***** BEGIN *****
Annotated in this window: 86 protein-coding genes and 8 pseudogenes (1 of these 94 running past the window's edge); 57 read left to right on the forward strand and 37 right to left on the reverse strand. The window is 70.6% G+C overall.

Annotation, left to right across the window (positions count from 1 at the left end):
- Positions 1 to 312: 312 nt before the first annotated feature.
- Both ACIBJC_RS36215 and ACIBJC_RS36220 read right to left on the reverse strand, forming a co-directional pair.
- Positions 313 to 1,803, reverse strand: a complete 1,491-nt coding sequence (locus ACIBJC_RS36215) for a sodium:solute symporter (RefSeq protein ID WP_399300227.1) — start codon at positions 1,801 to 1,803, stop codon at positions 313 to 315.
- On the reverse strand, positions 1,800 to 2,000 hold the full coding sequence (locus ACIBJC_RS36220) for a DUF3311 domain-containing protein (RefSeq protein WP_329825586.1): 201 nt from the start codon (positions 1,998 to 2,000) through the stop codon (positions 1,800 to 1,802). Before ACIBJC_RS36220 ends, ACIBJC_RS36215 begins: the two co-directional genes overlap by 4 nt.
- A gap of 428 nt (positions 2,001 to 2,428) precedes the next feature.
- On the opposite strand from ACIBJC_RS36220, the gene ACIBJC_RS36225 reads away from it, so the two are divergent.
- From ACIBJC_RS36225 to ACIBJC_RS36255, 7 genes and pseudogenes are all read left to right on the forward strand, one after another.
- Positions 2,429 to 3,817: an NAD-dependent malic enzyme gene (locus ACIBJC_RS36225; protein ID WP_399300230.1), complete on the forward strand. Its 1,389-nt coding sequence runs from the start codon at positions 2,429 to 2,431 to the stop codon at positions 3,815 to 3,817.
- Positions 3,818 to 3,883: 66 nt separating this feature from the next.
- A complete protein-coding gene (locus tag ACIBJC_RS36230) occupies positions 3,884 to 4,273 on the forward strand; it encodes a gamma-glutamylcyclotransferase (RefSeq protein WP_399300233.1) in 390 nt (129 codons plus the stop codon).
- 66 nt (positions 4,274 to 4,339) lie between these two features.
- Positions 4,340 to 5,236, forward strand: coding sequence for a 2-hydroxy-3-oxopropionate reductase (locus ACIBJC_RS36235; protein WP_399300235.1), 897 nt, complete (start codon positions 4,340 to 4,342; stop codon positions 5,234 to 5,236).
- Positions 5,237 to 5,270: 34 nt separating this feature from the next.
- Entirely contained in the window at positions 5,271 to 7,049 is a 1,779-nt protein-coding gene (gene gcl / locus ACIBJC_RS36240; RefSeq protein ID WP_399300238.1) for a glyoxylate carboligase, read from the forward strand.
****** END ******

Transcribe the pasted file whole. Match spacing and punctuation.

Annotated in this window: 86 protein-coding genes and 8 pseudogenes (1 of these 94 running past the window's edge); 57 read left to right on the forward strand and 37 right to left on the reverse strand. The window is 70.6% G+C overall.

Annotation, left to right across the window (positions count from 1 at the left end):
- Positions 1 to 312: 312 nt before the first annotated feature.
- Both ACIBJC_RS36215 and ACIBJC_RS36220 read right to left on the reverse strand, forming a co-directional pair.
- Positions 313 to 1,803, reverse strand: a complete 1,491-nt coding sequence (locus ACIBJC_RS36215) for a sodium:solute symporter (RefSeq protein ID WP_399300227.1) — start codon at positions 1,801 to 1,803, stop codon at positions 313 to 315.
- On the reverse strand, positions 1,800 to 2,000 hold the full coding sequence (locus ACIBJC_RS36220) for a DUF3311 domain-containing protein (RefSeq protein WP_329825586.1): 201 nt from the start codon (positions 1,998 to 2,000) through the stop codon (positions 1,800 to 1,802). Before ACIBJC_RS36220 ends, ACIBJC_RS36215 begins: the two co-directional genes overlap by 4 nt.
- A gap of 428 nt (positions 2,001 to 2,428) precedes the next feature.
- On the opposite strand from ACIBJC_RS36220, the gene ACIBJC_RS36225 reads away from it, so the two are divergent.
- From ACIBJC_RS36225 to ACIBJC_RS36255, 7 genes and pseudogenes are all read left to right on the forward strand, one after another.
- Positions 2,429 to 3,817: an NAD-dependent malic enzyme gene (locus ACIBJC_RS36225; protein ID WP_399300230.1), complete on the forward strand. Its 1,389-nt coding sequence runs from the start codon at positions 2,429 to 2,431 to the stop codon at positions 3,815 to 3,817.
- Positions 3,818 to 3,883: 66 nt separating this feature from the next.
- A complete protein-coding gene (locus tag ACIBJC_RS36230) occupies positions 3,884 to 4,273 on the forward strand; it encodes a gamma-glutamylcyclotransferase (RefSeq protein WP_399300233.1) in 390 nt (129 codons plus the stop codon).
- 66 nt (positions 4,274 to 4,339) lie between these two features.
- Positions 4,340 to 5,236, forward strand: coding sequence for a 2-hydroxy-3-oxopropionate reductase (locus ACIBJC_RS36235; protein WP_399300235.1), 897 nt, complete (start codon positions 4,340 to 4,342; stop codon positions 5,234 to 5,236).
- Positions 5,237 to 5,270: 34 nt separating this feature from the next.
- Entirely contained in the window at positions 5,271 to 7,049 is a 1,779-nt protein-coding gene (gene gcl / locus ACIBJC_RS36240; RefSeq protein ID WP_399300238.1) for a glyoxylate carboligase, read from the forward strand.